A similar creeping feeling seems at play in people’s reactions to the Snapchat “gender swap” filters. “When the filter was released,” Magdalene Taylor recalls in MEL Magazine, “my social feeds were clogged with dudes talking about how hot they were with long hair and a feminized face. One dude even told Reddit about how he got caught jacking off to his.” Curious what might be behind these users’ apparent autoeroticism, Taylor asked psychologist Pamela Rutledge. “It appears that the gender-swap filter makes features more symmetrical, smoothes out imperfections,” Rutledge said. Taylor observes they make your eyes look subtly bigger, too. “So the filter isn’t necessarily an exact portrayal of a differently gendered self,” Taylor says, “It’s an idealized version of it.”
In light of recent discussions around the rights of social media famous children, where various journalists and scholars are calling for more accountability from influencer parents, social media platforms, and everyday audiences, my collaborator A/Prof Tama Leaver and I would like to share some snippets from our paper-in-progress regarding the networked trajectories of child virality for which another stakeholder – TV networks – must be held accountable.
The piece of research, ‘From YouTube to TV, and Back Again: Viral Video Child Stars and Media Flows in the Era of Social Media’, was last presented in October 2018 at the Association of Internet Researchers (AoIR) 2018 conference in Montreal.
YouTube and TV
While talk shows and reality TV are often considered launching pads for ordinary people seeking to become celebrities, we argue that when children are concerned, especially when those children have had viral success on YouTube or other platforms, their subsequent appearance(s) on television highlight far more complex media flows.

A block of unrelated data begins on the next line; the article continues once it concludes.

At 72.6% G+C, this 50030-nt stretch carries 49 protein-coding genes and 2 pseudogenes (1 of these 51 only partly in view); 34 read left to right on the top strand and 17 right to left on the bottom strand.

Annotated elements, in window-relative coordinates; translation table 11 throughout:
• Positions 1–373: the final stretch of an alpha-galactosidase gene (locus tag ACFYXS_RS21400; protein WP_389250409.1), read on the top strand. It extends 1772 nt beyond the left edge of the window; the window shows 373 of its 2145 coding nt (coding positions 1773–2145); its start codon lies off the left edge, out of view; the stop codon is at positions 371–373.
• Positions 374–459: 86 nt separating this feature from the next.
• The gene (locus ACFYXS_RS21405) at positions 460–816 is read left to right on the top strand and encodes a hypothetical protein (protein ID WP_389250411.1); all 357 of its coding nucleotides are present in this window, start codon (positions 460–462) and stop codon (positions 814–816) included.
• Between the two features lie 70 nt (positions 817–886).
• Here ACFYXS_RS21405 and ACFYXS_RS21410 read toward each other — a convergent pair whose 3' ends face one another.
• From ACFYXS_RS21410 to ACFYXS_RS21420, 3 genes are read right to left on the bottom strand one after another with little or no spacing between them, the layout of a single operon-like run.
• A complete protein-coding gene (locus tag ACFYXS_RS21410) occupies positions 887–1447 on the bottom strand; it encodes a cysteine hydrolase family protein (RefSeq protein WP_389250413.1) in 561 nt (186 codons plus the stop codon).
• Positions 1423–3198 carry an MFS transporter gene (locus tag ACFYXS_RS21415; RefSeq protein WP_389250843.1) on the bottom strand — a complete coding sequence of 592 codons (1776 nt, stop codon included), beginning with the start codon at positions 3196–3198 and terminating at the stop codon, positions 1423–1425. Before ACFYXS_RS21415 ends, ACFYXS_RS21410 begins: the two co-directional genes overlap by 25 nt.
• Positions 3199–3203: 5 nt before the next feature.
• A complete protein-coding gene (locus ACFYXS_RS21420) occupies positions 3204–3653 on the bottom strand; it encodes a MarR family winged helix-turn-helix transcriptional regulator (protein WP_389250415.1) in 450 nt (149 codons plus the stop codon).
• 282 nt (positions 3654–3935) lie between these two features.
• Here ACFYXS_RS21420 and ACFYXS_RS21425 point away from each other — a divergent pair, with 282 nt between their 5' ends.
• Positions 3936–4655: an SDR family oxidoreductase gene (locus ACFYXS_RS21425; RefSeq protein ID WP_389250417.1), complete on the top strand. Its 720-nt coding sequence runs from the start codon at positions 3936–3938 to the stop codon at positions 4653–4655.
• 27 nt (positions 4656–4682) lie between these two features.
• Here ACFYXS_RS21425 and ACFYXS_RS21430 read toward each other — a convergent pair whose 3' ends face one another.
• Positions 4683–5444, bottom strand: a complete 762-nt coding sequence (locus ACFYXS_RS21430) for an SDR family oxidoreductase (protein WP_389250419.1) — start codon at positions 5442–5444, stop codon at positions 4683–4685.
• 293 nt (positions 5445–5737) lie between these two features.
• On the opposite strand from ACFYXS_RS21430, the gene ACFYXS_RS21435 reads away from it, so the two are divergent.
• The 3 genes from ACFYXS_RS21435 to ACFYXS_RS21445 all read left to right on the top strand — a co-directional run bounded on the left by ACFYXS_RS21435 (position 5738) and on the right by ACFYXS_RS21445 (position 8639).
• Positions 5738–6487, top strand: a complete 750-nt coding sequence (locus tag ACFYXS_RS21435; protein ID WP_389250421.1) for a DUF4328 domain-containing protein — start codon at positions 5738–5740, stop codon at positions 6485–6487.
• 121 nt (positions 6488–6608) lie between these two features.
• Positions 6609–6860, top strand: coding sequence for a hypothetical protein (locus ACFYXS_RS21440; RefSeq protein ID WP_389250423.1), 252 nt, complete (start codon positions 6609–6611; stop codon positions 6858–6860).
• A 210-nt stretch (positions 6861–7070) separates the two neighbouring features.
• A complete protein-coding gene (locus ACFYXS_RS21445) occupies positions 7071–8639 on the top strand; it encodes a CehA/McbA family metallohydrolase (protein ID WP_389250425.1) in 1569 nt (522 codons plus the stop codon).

At the very least, these flows are increasingly symbiotic, where television networks harness preexisting viral interest online to bolster ratings. However, the networks might also be considered parasitic, exploiting viral children for ratings in a fashion they and their carers may not have been prepared for.
In tracing the trajectory of Sophia Grace and Rosie from viral success to The Ellen Show we highlight these complexities, whilst simultaneously raising concerns about the long-term impact of these trajectories on the children being made increasingly and inescapably visible across a range of networks and platforms.
We draw on an extended data set largely comprising screengrabs, archived comments, press coverage, and volumes of field notes tracking historical events that unfolded in public trajectory of young children who go viral on the internet and on the media, but also utilise data derived from an ethnographically informed content analysis of young internet celebrities and a data-driven cultural studies analysis of childhood in the age of tracking devices.
Sophia Grace and Rosie
This research takes as its primary case study the trajectory and progress of cousins Sophia Grace Brownlee (b. 2003) and Rosie McClelland (b. 2006), who went viral on YouTube in 2011 at the ages of 8 and 5 for covering Nicki Minaj’s Super Bass and were subsequently groomed by The Ellen DeGeneres Show into multi-platform celebrity.
Sophia Grace Brownlee (b. 2003) and Rosie McClelland (b. 2006) are a pair of cousins from Essex, England. Better known on the internet as “Sophia Grace and Rosie”, the duo went viral on YouTube at ages 8 and 5 when Sophia Grace’s mother uploaded a video of the girls singing Nicki Minaj’s Super Bass in September 2011 (Sophia Grace 2011a). The viral video was the debut post on the YouTube channel “Sophia Grace”, and has accumulated over 52 million views as of August 2017. A month later in October 2011, the girls were invited on The Ellen DeGeneres Show to be interviewed by show host Ellen and to reenact their viral performance. In a later segment, Nicki Minaj sprang a surprise on the girls where she appeared on stage at a last minute request to chat and sing with them. Both videos have recorded over 32 million and 122 million views respectively.